This chapter explores the concept of ‘entangled legalities’ in the context of pre-modern and (post-)modern localised legal orders: regional, imperial, national, international, transnational and postnational. The first section explores the juridification of the international legal sphere; it contrasts private international law approaches with postnational law approaches, exploring the ways in which the recent postnational shift from hierarchical to heterarchical governance structures in fact leads us back to fundamental questions first posed by (Classical) Roman law. The second section focuses on the striking predominance of ‘strong’ legal norms in current analyses of transnational and postnational legal entanglements. The third section, in contrast, argues for a shift in scholarly emphasis away from ‘strong’ legal norms towards a more explicit focus on the importance of strategic legal argumentation in the constructing localised legalities, via a case study of the multiple juris(dictional)-generative practices revealed in the record of a specific, sixth-century, Roman (Byzantine) dispute settlement: P. Petra IV.39.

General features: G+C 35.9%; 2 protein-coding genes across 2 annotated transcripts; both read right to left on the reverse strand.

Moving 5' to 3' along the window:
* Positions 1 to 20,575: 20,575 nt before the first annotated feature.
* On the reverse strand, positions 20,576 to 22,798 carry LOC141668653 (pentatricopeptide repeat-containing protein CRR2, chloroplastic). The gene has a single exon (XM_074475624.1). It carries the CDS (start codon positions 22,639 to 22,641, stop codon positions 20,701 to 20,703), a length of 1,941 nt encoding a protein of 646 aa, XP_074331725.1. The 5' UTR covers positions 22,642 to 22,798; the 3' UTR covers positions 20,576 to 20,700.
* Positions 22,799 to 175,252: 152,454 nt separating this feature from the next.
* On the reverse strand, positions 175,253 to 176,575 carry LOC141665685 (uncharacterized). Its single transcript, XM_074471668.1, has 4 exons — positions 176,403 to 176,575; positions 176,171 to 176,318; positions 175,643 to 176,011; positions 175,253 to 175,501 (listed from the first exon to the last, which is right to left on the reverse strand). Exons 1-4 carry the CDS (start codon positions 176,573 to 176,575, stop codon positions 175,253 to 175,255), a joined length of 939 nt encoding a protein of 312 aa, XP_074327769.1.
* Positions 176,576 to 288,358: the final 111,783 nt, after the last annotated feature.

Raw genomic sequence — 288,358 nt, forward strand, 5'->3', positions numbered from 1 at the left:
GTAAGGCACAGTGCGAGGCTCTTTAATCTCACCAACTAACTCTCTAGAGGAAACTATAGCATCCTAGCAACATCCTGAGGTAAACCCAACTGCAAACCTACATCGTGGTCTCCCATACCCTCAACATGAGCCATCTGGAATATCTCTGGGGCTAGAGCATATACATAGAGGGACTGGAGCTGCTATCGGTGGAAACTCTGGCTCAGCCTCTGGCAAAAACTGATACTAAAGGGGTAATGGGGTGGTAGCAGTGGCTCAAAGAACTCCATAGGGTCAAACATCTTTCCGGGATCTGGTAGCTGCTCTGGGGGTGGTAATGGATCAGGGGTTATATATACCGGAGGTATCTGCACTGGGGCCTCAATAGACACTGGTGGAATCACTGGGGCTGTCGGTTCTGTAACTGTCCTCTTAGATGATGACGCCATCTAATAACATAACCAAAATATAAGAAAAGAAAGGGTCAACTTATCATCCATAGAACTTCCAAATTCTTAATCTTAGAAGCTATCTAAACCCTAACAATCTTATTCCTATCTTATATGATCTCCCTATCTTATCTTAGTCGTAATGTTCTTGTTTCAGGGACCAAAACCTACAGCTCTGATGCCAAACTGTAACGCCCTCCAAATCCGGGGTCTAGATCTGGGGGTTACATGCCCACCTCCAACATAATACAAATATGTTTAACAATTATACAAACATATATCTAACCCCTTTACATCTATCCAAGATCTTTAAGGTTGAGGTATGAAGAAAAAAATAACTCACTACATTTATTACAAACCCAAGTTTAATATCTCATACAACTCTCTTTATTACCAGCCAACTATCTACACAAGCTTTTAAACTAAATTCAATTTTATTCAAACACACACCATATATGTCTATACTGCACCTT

|Global Law Series
|Cambridge University Press